It has been quite a while since you’ve heard from me about COVID-19. That’s a good thing! Unfortunately, here I am again.
The good news is Oregon is still doing a good job compared to much of the country in keeping the numbers of infections and deaths on the lower end. The not good news is our numbers are doing what they are across the country – rising.
If you haven’t seen the new OSHA regulations, some are taking effect as soon as November 23, 2020, well, then you better keep reading. I’ve done my best to synthesize it into a few bite-size chunks. For those with time on their hands this rainy afternoon, the full document is attached. Spoiler alert – many of these I would venture to guess most of you are already doing – but not all – so keep reading.
Here are the highlights:
- Physical Distancing – Employers must ensure that all individuals, including customers, vendors, and patrons, within the workplace, be six feet apart unless it can be shown it is not feasible for some activities.
- Masks/Face Coverings – Employers must assure that all individuals ages five (5) and older use face coverings following requirements from the Oregon Health Authority. Employers must also supply face coverings at no cost to employees. Employees may choose to use their own masks. Face shields may be used but should be limited to those who cannot wear a mask, as masks are more effective.
- Cleaning – Employers must provide employees with supplies and time for more frequent cleaning and to perform hand hygiene before using shared equipment, eating, or touching the face or eyes. Common areas, shared equipment, and high-touch surfaces must be cleaned frequently, depending on how long workplaces are occupied.
- Posting Requirements – OSHA has created a COVID-19 Hazards Poster in English and Spanish. Post the signs in a central location where workers will see it. If employees are working remotely, you are required to provide them with the information electronically. Post the signs in places where face coverings are required. Poster Attached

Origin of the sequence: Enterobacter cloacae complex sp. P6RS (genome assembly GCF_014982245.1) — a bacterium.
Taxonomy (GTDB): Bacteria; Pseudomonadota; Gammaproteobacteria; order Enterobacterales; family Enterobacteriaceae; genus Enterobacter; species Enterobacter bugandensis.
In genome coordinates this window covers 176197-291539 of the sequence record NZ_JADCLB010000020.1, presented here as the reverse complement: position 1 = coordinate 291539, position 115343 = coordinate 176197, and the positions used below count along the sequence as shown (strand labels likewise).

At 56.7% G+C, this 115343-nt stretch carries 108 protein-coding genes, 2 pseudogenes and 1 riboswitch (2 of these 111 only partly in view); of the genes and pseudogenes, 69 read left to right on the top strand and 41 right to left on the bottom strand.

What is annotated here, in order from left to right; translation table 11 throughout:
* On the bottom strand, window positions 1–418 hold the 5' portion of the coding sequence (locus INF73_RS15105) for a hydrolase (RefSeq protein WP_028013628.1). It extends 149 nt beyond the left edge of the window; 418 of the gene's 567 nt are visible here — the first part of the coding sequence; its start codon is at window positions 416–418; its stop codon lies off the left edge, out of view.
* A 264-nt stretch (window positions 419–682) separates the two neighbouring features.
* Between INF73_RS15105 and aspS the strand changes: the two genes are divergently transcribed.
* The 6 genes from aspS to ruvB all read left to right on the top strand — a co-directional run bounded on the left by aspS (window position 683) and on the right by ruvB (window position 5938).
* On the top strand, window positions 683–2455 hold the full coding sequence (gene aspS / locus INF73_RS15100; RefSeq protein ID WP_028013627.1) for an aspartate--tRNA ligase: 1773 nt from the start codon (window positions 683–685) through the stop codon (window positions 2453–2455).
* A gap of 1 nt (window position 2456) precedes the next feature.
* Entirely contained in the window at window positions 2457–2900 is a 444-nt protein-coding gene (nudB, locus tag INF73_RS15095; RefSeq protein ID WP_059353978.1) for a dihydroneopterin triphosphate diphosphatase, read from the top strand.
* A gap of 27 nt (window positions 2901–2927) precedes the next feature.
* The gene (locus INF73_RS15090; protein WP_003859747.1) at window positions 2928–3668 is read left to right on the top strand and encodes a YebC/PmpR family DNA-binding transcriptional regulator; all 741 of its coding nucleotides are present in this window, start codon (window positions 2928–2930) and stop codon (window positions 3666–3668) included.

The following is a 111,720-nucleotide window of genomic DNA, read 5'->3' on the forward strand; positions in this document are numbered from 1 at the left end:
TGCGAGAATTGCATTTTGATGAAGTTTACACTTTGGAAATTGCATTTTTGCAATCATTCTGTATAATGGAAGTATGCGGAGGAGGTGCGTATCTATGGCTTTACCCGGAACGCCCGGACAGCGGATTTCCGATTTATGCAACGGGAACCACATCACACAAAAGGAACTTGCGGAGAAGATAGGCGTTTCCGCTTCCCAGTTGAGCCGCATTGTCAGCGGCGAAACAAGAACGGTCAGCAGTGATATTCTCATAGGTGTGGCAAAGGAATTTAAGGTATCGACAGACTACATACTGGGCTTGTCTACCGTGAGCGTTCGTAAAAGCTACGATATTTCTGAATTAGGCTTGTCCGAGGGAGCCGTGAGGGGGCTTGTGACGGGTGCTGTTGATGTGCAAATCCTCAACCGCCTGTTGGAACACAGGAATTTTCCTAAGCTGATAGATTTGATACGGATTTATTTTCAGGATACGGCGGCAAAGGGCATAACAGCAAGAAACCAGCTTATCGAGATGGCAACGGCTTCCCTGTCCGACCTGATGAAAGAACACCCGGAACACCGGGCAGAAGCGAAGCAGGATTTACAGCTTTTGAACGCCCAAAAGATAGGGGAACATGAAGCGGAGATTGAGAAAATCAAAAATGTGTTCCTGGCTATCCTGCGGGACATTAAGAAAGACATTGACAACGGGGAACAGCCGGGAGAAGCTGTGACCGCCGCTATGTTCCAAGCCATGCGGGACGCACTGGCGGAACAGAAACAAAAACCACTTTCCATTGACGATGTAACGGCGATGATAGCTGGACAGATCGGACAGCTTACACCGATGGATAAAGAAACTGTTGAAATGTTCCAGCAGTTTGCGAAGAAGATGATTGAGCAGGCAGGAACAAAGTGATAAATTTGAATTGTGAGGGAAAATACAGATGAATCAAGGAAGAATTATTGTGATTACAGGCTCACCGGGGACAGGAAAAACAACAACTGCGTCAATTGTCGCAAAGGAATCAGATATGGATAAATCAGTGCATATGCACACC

- Exposure Risk Assessment – With feedback and employee participation, employers must assess potential exposure to COVID-19 within the workplace. Employers with ten (10) or more employees or those at workplaces with exceptional risk must document the assessment in writing. See pages 9-11 of the OSHA rule attached for what you must specifically record and the questions you must address. Oregon OSHA has created a fillable exposure risk assessment form.
This email is a high-level summary and is not intended to be all-inclusive. The rule also has industry and activity-specific requirements that are too lengthy to summarize. In a nutshell, if you are in a high-exposure risk industry or activity such as healthcare, food service, personal care services, etc., please take the time to read the OSHA COVID Rules in detail.
I know this is all a lot to digest on a Friday the 13th morning! As always, feel free to reach out with any questions.